Cukurova Holding AS, owned by Turkish billionaire Mehmet Emin Karamehmet, is seeking a loan of about $1.6 billion to recover a disputed 13.8 percent stake in Turkey’s biggest mobile-phone operator from Russia’s Alfa Group, two people with knowledge of the matter said.
Cukurova has until the end of June to repay as much as $1.59 billion to Alfa, an investment company owned by Russian billionaire Mikhail Fridman, to recover the holding in Turkcell Iletisim Hizmetleri AS, said the people, who asked not to be named because the process is confidential. That would leave Alfa with a stake of 13.2 percent.
Cukurova plans to use the Turkcell stake as collateral for the long-term loan, the people said. It may also use assets at oil company unit Genel Energy Plc, co-owned with former BP Plc Chief Executive Officer Tony Hayward, one of the people said.
Turkcell has been at the center of a dispute between its founder, Karamehmet, Nordic operator TeliaSonera AB and Fridman. Alfa seized the Turkcell stake when it said Cukurova defaulted on a 2005 loan agreement for which the shares were pledged as collateral.
Turkcell fell 0.4 percent to 12.4 liras at 4:57 p.m. in Istanbul, giving the company a market value of 27.2 billion liras ($13 billion).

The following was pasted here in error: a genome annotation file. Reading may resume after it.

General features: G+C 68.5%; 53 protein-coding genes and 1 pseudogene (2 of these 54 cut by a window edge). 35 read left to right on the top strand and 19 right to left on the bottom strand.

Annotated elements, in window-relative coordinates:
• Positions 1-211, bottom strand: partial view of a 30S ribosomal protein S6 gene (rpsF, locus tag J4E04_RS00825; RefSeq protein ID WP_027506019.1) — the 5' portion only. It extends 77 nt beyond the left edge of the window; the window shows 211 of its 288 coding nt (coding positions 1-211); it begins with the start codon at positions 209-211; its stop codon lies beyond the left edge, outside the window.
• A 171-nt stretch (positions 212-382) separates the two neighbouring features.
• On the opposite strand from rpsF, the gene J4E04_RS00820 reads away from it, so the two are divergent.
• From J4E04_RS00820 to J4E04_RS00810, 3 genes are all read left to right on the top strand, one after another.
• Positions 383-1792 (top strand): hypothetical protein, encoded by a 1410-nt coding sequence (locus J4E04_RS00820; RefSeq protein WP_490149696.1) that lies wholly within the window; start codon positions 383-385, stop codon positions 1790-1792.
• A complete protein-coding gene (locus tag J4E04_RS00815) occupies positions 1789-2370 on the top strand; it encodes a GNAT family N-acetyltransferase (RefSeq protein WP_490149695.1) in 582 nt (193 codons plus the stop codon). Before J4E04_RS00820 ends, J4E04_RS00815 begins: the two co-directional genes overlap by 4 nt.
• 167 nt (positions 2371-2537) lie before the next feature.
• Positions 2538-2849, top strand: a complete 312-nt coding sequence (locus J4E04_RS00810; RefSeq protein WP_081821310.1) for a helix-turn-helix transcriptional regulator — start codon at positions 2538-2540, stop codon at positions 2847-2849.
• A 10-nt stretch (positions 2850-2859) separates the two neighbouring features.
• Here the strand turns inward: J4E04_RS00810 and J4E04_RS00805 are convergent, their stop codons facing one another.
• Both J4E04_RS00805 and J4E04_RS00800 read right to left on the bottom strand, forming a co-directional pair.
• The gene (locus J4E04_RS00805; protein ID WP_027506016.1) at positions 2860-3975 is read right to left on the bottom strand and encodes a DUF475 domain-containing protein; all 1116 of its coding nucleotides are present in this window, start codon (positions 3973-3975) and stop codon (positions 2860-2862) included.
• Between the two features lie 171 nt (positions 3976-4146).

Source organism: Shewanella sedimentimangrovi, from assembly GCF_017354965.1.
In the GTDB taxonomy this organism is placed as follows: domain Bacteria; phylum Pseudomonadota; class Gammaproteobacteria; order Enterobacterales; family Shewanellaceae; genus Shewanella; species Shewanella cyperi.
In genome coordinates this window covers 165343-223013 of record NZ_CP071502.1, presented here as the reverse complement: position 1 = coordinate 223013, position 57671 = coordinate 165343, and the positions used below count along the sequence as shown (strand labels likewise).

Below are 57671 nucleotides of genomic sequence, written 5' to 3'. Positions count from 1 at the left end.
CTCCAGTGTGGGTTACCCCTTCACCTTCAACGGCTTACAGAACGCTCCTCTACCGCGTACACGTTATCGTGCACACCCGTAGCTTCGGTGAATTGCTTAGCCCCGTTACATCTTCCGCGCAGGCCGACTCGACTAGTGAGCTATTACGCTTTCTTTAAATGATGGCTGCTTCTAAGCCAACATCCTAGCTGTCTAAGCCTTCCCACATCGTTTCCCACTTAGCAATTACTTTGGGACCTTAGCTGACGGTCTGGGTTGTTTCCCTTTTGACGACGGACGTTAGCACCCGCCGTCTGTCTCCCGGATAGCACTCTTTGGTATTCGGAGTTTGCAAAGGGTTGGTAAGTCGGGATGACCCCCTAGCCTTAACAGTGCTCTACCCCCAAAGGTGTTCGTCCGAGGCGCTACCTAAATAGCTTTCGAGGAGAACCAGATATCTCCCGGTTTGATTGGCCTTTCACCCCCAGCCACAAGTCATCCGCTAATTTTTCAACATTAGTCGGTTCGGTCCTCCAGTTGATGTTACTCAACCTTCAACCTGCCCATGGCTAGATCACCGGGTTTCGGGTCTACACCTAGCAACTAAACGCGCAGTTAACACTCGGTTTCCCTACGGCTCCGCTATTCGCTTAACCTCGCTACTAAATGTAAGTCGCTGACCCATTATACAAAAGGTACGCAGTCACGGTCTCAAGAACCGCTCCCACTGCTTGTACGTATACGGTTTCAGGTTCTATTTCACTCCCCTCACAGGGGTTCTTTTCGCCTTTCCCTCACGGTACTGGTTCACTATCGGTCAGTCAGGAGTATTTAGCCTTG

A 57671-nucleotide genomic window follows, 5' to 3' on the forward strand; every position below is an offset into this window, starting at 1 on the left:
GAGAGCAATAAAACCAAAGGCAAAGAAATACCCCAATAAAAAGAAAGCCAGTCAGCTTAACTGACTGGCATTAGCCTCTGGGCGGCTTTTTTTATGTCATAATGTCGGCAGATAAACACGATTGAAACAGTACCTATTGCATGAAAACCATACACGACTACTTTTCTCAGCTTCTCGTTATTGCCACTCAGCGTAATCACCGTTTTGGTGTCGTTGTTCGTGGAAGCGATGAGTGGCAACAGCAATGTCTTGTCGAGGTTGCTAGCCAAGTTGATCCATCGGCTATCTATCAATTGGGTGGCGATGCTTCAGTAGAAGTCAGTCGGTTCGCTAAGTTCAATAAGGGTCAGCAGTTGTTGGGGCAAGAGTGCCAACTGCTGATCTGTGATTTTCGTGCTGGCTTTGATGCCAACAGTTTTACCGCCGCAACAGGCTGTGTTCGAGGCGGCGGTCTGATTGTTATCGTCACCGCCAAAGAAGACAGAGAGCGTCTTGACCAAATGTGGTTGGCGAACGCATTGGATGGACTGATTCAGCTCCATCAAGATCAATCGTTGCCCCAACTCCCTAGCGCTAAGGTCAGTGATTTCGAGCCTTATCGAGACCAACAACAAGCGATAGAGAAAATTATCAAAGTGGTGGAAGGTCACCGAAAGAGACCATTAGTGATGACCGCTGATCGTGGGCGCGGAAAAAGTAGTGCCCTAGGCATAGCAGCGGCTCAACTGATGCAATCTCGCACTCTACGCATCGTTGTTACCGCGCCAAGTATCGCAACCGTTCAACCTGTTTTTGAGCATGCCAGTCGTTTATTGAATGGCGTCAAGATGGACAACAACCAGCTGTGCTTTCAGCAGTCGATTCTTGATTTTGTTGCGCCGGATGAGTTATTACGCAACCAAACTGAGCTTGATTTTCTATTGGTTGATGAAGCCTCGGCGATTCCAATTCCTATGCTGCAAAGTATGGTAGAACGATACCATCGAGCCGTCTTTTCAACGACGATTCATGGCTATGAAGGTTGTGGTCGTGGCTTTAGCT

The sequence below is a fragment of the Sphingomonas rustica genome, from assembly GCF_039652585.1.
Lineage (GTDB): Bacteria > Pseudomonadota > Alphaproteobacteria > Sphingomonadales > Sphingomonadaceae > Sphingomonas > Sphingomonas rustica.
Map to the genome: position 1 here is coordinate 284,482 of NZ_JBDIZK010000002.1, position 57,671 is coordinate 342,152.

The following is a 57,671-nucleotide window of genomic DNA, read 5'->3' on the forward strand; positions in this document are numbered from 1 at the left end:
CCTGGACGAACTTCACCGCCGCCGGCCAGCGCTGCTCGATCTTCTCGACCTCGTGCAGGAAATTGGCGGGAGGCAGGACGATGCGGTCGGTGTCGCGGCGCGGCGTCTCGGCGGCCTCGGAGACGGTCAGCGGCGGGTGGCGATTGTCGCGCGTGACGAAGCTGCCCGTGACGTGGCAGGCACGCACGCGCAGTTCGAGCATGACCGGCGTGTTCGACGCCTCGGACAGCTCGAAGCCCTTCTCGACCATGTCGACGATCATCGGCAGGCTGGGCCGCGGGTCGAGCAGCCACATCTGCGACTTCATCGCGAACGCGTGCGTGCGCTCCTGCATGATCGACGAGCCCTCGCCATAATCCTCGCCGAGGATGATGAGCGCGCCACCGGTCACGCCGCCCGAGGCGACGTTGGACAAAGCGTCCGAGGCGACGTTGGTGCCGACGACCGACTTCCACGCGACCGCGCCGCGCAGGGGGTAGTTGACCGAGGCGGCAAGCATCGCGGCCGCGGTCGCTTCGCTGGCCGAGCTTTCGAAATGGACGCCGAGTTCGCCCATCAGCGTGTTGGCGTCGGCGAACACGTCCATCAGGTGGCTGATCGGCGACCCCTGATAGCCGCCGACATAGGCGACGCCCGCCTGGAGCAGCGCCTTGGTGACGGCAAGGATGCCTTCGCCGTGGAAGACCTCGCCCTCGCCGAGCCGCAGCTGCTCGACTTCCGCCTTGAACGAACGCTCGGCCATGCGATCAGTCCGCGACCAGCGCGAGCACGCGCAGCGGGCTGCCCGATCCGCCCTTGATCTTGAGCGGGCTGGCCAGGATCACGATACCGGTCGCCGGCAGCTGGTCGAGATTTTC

“We view the news moderately positive,” Bora Tezguler, an analyst at Istanbul-based Ak Investment, said in an e-mailed note. “The news shows some further progress in the proceedings.”
Cukurova began work to seek loans after the U.K.’s Privy Council decided last year that Cukurova should be given a chance to repay the debt to Alfa before the Russian investor could seize the shares.
About a third of Turkcell’s shares are traded in Istanbul and New York. Sweden’s TeliaSonera is the biggest stakeholder with a 38 percent stake. Still, Cukurova controls the company through a complicated shareholder structure.
Cukurova and Alfa agreed in 2005 on a finance package totaling $3.3 billion as the Istanbul-based investor was seeking $2 billion to repay debt to the government after the collapse of a bank it had owned.
Cukurova and Alfa signed the agreement, which included a $1.7 billion loan for which 13.8 percent of Turkcell shares were pledged as collateral, after Cukurova pulled out of an earlier accord with TeliaSonera to sell a controlling stake at the mobile-phone operator for $3.1 billion. That prompted the Nordic company to sue to enforce the sale.